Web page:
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AMERICAN AIRLINES TRIES WINGS IN THE INTERNATIONAL MARKET

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American Airlines Inc., which became the No. 1 domestic carrier this year, is taking advantage of sales by competitors and expected industry weakness next year to push its international expansion and become more than an American airline.

The moves are necessary, analysts say, if American is to become a "player" internationally. It currently has 5 percent of the European market.Fast and furious dealmaking could also have the pleasant side effect of making parent AMR Corp. less attractive to a corporate raider by decreasing cash and depressing earnings.

"We have developed at American Airlines a very wide-ranging growth plan that we have been pursuing for five years that is long range in nature and will carry us into the next century," said company spokesman Al Becker.

"One piece of it is international expansion. That includes Europe, the Pacific Rim and eventually Latin America." American also has talked to Aeroflot about gaining entrance to the Soviet Union, Becker said.

"These are good long-term moves and if they affect earnings in the short term, they can deal with that," said analyst Mark Daugherty at Dean Witter Reynolds in New York.

American, based in Fort Worth, took the Latin American plunge in one move Tuesday, saying it would pay Eastern Airlines $471 million for its 20 Central and South American routes, plus the rights to some other European cities and some domestic facilities.

Just Monday, American announced a $195 million deal with Trans World Airlines Inc. for its Chicago-London route, plus four gates and a maintenance hangar at Chicago O'Hare International Airport. Also a bankruptcy court judge approved American's $400,000 purchase of Braniff landing rights at Chicago and New York.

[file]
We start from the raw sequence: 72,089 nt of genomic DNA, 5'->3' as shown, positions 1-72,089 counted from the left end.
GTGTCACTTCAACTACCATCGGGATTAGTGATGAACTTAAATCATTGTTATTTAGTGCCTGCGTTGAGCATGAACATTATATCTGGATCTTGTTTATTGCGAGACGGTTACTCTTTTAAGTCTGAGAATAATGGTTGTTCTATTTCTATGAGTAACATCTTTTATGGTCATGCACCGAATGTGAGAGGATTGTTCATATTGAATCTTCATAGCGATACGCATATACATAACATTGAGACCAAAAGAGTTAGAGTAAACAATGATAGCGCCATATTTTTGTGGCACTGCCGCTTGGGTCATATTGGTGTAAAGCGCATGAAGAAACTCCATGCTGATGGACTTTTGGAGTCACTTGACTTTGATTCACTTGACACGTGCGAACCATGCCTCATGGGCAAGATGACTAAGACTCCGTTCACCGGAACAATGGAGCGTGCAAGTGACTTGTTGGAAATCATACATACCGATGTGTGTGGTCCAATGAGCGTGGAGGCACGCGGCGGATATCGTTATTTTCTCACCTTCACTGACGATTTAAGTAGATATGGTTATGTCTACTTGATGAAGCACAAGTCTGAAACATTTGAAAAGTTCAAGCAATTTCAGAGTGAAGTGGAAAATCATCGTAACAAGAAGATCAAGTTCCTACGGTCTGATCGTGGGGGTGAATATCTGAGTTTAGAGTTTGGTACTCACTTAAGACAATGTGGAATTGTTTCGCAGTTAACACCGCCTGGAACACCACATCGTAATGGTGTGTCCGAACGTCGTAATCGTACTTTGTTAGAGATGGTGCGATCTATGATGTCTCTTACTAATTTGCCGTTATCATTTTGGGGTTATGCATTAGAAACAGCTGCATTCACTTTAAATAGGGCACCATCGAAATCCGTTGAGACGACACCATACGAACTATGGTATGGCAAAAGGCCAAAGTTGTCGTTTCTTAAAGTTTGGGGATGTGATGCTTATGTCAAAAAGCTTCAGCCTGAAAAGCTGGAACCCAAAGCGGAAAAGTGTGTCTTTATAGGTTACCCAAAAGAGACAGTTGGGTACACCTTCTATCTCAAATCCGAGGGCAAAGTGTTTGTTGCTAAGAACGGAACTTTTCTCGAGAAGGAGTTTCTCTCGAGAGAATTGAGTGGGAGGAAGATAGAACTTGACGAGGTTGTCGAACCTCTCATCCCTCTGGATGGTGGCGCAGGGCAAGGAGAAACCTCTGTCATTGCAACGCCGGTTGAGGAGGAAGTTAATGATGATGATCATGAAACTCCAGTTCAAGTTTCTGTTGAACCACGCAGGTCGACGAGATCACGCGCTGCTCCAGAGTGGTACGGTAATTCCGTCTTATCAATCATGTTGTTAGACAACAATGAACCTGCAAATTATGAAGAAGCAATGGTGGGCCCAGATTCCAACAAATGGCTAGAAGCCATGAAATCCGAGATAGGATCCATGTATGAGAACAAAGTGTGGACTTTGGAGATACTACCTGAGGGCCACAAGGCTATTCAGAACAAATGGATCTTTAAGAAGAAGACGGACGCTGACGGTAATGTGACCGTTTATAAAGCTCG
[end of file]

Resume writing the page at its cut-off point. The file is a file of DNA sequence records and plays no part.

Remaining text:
By the middle of next year, American will have about 165 flights weekly to 18 European cities. Six years ago, it flew to none.

American has been expanding vigorously this year, spending billions on new airplanes to fly its newly acquired, or sought-after routes; beginning work on a $400 million maintenance facility to service the jets; expanding its operations at domestic hubs; and fighting off billionaire Donald Trump, aided in large degree by the collapse of another airline buyout.

This year alone, American has begun service to Stockholm, Sweden; Lyon, France, Brussels, Belgium; Hamburg, Dusseldorf and Stuttgart, West Germany; and Zurich, Switzerland. In addition, next year, American will add service to Barcelona, Spain; Helsinki, Finland; Warsaw, Poland; and Glasgow, Scotland.

In the Pacific, American next year will begin flying to Sydney, Australia and Auckland, New Zealand. Also, independent of any deal with Eastern, American has announced increased service to Monterrey, Cancun and Cozumel, Mexico.

The airline also is trying to add a second Tokyo flight, and is investigating flights to Seoul, Korea; Taipei, Taiwan; Hong Kong; Singapore; and Manila.

Additionally, American is considering expanding service in Canada, which it does not consider among its international destinations.

The growth has been financed through record profits, although Chairman Robert Crandall has warned the performance won't continue this quarter or next year.

But the company has plenty of cash, and an appetite for spending.

"There's a good deal of expansion we still want to do in Europe," Becker said. "Our basic feeling is that some of the opportunities that are out there may not be as readily available in 1992" when many interior European trade barriers fall.

"Part of our strategy is to build as much of our route system before 1992 as we can," he said because of fears outsiders will have difficulty competing in a unified European market.